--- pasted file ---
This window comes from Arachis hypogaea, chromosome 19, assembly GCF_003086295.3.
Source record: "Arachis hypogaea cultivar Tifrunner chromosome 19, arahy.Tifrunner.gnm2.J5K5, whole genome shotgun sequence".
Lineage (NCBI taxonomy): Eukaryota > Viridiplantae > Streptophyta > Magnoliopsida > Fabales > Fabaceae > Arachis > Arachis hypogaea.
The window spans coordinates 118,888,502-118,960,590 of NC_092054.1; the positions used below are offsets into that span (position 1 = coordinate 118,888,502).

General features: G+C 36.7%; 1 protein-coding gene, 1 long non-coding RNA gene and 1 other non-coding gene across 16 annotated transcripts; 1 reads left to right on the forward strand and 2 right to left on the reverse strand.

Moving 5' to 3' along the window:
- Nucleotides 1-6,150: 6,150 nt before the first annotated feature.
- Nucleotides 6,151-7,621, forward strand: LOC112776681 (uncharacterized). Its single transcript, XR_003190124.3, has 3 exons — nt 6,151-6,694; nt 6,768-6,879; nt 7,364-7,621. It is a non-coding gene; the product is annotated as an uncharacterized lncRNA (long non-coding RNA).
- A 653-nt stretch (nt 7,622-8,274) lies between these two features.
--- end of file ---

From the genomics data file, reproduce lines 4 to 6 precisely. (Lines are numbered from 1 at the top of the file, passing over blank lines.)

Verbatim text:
The window spans coordinates 118,888,502-118,960,590 of NC_092054.1; the positions used below are offsets into that span (position 1 = coordinate 118,888,502).

General features: G+C 36.7%; 1 protein-coding gene, 1 long non-coding RNA gene and 1 other non-coding gene across 16 annotated transcripts; 1 reads left to right on the forward strand and 2 right to left on the reverse strand.

Moving 5' to 3' along the window: